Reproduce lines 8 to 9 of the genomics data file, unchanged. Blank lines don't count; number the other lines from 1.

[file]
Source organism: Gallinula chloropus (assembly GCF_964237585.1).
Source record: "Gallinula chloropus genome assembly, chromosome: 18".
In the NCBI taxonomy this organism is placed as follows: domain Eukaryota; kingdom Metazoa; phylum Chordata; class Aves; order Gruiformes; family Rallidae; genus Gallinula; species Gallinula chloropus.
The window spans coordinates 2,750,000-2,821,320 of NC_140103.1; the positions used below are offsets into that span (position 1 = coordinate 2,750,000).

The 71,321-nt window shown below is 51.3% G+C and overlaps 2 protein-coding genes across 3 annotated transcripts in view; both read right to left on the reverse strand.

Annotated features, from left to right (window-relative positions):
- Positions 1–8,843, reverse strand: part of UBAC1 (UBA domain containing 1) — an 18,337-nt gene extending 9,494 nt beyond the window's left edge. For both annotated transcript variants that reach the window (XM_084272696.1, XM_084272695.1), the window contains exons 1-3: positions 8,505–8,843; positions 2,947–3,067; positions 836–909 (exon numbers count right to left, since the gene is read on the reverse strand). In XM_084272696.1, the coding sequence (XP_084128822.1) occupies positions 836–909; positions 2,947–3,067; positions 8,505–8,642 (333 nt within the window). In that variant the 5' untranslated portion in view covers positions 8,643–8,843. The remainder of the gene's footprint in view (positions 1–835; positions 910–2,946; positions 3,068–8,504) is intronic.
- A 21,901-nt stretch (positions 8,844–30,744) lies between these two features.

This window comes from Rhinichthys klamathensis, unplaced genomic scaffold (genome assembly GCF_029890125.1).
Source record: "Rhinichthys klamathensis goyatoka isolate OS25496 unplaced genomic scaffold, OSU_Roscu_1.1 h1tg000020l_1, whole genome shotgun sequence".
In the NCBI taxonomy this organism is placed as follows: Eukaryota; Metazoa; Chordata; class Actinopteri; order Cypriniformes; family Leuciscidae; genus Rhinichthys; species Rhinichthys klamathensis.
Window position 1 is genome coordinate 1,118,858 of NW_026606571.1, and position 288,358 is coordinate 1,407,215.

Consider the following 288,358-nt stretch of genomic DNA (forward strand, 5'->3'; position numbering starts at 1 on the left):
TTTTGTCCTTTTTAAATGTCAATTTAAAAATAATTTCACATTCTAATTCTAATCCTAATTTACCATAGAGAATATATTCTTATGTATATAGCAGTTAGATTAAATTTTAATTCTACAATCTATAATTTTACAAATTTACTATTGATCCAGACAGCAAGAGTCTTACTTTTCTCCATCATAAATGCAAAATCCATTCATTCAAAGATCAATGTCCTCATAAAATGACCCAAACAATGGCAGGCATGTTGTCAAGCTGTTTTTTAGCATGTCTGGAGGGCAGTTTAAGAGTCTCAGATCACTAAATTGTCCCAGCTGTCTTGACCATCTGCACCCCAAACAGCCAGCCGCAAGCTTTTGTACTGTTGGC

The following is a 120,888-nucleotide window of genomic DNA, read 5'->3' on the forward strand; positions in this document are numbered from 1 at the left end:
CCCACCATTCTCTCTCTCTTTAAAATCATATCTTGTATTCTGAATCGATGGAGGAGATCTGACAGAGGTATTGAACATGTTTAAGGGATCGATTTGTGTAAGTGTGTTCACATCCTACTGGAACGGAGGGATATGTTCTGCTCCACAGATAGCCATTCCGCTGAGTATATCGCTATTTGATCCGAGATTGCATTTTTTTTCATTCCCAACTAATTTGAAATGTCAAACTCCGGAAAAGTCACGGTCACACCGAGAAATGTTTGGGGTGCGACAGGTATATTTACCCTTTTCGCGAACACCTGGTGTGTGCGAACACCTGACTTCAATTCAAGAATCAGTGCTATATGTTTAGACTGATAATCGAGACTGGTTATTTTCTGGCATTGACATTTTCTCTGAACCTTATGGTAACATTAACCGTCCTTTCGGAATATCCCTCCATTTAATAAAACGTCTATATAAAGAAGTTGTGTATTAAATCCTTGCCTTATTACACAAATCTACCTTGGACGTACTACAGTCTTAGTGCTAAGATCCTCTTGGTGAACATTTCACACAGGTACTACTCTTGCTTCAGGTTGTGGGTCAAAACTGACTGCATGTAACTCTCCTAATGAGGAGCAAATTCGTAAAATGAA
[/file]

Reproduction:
- A 21,901-nt stretch (positions 8,844–30,744) lies between these two features.

This window comes from Rhinichthys klamathensis, unplaced genomic scaffold (genome assembly GCF_029890125.1).